Expedia-owned travel site Orbitz said Tuesday a possible breach of both its consumer and partner platforms may have led to the disclosure of 880,000 payment cards.

According to Expedia, criminals had access to Orbitz consumer and business partner platforms, but not the Orbitz.com website. The consumer side of the Orbitz business platform was open to attack during the first half of 2016, while the partner platform was open to attacked between Jan. 1, 2016 and Dec. 22, 2017, according to Expedia.

Expedia said it was first made aware of a possible breach on March 1.

Compromised data may have included payment card information such as names, phone numbers, email and billing addresses. Passwords are notably absent from the list, pointed out Paul Bischoff, privacy advocate at Comparitech.

The company said in a statement to the media:

“To date, we do not have direct evidence that this personal information was actually taken from the platform and there has been no evidence of access to other types of personal information, including passport and travel itinerary information.”

Expedia stressed its own Expedia platform was not impacted. Expedia acquired Orbitz Sept. 2015, four months prior to the breach. Orbitz has not shared details regarding how the breach occurred; except for publicly stating the breach took place on one of its legacy systems.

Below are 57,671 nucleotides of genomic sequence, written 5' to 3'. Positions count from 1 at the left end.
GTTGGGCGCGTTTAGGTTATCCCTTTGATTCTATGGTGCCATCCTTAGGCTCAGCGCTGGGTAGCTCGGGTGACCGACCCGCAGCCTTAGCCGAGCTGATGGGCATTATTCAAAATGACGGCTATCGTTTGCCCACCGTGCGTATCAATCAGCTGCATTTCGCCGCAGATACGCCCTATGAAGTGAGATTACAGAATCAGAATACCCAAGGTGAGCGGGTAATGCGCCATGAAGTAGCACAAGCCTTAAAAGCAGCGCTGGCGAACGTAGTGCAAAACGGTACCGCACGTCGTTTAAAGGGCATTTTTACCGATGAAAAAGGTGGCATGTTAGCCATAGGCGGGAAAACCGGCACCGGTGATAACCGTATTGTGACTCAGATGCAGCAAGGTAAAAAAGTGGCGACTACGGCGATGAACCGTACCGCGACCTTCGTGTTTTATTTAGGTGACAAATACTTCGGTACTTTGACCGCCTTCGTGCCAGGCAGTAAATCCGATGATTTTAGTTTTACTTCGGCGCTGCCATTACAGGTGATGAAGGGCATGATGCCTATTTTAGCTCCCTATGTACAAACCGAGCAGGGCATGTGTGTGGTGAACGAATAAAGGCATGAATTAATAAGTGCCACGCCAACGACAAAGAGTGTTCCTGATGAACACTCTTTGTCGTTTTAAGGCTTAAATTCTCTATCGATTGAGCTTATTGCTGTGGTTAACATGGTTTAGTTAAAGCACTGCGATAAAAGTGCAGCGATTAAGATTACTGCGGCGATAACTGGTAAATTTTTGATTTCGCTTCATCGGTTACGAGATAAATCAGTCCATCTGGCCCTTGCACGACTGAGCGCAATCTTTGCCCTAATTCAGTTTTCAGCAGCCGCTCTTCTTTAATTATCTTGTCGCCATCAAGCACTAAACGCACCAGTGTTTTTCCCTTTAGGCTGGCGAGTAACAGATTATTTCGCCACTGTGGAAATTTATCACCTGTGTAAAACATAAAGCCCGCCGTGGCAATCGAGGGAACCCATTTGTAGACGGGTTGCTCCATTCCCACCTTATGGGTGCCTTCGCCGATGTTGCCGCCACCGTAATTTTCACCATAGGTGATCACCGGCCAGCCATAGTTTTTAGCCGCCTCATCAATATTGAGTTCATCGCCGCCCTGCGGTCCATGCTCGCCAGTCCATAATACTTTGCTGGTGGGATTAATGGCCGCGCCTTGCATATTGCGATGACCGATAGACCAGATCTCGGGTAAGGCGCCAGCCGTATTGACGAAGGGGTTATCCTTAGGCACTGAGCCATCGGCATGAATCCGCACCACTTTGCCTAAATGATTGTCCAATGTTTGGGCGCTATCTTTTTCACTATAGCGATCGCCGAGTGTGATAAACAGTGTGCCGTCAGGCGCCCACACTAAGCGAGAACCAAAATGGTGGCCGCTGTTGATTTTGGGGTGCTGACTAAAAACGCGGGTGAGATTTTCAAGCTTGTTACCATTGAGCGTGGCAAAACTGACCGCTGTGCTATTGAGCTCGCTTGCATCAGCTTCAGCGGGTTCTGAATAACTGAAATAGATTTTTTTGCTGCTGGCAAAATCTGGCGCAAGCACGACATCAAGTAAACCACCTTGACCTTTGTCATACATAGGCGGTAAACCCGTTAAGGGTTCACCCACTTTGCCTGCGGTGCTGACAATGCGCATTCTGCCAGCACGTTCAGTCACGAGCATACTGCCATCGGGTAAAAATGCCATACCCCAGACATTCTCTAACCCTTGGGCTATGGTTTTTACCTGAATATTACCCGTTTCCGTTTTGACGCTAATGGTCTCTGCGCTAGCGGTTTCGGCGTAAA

Orbitz told Information Security Media Group that no U.S. consumer data was part of the 880,000 cards possibly stolen.

“The first rule in every publicly announced incident is that there’s always more to learn. I’m sure that there are more details about this incident that will shed additional light on the root causes and consequences,” said Tim Erlin, VP, product management and strategy at cybersecurity firm Tripwire.

It’s unclear how the data was breached, or if it was, based on what Expedia is sharing publicly. It’s also plausible the data was exposed because of a misconfigured storage container that allowed a third-party access to Orbitz data. The past 12 months has seen a spate of hackers targeting misconfigured AWS, MongoDB and CouchDB databases and Elasticsearch storage repositories. As of September 2017, IBM X-Force estimates 1.3 billion records tied to just 24 incidents involving unsecured private data stores have been exposed to the public internet via misconfigured servers.

The hospitality sector has also been a popular target for criminals such as Carbanak cybercrime gang. Criminals behind Carbanak are best known for allegedly stealing $1 billion from financial institutions worldwide. Researchers say the group has shifted strategy and are targeting the hospitality and restaurant industries with new techniques and malware.

Source: ThreatPost

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